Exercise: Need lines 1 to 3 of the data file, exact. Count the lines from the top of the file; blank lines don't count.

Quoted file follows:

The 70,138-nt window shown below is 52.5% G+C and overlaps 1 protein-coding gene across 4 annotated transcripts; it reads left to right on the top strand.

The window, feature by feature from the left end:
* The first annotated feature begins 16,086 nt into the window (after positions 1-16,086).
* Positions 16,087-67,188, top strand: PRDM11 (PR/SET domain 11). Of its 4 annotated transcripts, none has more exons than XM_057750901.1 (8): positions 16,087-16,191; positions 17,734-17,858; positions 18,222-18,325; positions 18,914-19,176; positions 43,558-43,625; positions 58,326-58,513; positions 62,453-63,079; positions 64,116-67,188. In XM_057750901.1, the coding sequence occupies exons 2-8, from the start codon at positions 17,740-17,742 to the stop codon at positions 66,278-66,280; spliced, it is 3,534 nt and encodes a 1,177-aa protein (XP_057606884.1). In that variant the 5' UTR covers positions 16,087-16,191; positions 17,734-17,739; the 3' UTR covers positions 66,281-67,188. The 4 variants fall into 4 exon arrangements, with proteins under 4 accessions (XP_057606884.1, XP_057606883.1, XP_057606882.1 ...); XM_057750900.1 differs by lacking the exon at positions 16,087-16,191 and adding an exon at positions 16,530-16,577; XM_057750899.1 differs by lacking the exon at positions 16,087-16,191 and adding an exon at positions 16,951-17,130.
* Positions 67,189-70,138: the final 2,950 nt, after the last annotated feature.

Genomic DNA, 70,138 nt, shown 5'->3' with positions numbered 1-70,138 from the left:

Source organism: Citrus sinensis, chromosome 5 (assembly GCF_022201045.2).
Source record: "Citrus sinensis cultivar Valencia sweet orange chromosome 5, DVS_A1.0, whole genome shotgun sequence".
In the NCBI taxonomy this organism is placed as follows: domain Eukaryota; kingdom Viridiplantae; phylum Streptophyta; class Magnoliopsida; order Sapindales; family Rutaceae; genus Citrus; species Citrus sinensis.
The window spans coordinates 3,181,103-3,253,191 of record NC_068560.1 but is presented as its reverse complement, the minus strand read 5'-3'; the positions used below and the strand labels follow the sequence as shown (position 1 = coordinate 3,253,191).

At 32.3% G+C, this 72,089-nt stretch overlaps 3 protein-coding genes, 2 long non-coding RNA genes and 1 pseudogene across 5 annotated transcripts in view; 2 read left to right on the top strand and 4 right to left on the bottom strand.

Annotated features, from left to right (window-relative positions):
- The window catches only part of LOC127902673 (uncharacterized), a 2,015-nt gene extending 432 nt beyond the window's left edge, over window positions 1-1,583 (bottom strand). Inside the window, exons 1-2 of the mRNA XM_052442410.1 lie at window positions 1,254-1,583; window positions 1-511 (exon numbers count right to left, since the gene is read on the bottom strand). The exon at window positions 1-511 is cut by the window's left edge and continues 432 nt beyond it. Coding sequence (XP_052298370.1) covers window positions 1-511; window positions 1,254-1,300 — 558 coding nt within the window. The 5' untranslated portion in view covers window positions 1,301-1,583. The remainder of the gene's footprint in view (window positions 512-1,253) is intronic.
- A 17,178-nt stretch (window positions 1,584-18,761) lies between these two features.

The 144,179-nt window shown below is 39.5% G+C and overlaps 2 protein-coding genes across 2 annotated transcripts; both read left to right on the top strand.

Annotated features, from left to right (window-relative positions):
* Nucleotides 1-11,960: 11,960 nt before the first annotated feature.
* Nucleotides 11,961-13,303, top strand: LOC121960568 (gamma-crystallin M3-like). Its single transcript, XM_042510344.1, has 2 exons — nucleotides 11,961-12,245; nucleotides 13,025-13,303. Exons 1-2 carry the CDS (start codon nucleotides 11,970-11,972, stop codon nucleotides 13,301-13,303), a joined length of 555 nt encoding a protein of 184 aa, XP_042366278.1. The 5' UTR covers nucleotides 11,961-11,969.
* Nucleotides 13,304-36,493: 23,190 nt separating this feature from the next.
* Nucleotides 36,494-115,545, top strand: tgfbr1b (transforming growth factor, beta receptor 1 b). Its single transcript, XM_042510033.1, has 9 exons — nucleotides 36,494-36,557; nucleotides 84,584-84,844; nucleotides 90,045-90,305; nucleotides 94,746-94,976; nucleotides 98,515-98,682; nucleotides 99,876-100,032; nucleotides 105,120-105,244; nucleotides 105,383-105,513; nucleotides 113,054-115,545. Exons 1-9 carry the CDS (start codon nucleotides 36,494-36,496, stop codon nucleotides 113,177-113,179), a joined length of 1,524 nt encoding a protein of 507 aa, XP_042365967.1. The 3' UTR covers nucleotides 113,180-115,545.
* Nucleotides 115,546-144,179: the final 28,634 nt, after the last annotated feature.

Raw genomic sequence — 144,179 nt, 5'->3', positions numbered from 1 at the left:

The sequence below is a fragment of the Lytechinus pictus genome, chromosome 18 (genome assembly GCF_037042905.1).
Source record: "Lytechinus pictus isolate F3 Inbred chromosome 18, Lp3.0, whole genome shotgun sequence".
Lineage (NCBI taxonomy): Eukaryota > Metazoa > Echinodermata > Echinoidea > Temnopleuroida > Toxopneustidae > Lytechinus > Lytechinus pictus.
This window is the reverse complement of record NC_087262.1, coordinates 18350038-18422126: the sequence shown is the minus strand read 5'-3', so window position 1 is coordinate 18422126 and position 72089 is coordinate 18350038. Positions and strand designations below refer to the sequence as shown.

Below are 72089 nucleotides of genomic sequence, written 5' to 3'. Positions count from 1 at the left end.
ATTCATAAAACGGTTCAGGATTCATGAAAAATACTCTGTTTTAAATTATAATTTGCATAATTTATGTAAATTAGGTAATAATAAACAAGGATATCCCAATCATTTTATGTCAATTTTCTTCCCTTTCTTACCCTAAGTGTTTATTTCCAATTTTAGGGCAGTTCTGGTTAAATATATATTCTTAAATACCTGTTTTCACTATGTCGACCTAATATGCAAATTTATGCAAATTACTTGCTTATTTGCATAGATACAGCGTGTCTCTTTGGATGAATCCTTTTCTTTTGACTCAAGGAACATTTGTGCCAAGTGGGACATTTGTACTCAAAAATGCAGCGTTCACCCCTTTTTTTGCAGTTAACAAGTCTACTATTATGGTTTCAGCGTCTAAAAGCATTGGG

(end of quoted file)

The 70,138-nt window shown below is 52.5% G+C and overlaps 1 protein-coding gene across 4 annotated transcripts; it reads left to right on the top strand.

The window, feature by feature from the left end:
* The first annotated feature begins 16,086 nt into the window (after positions 1-16,086).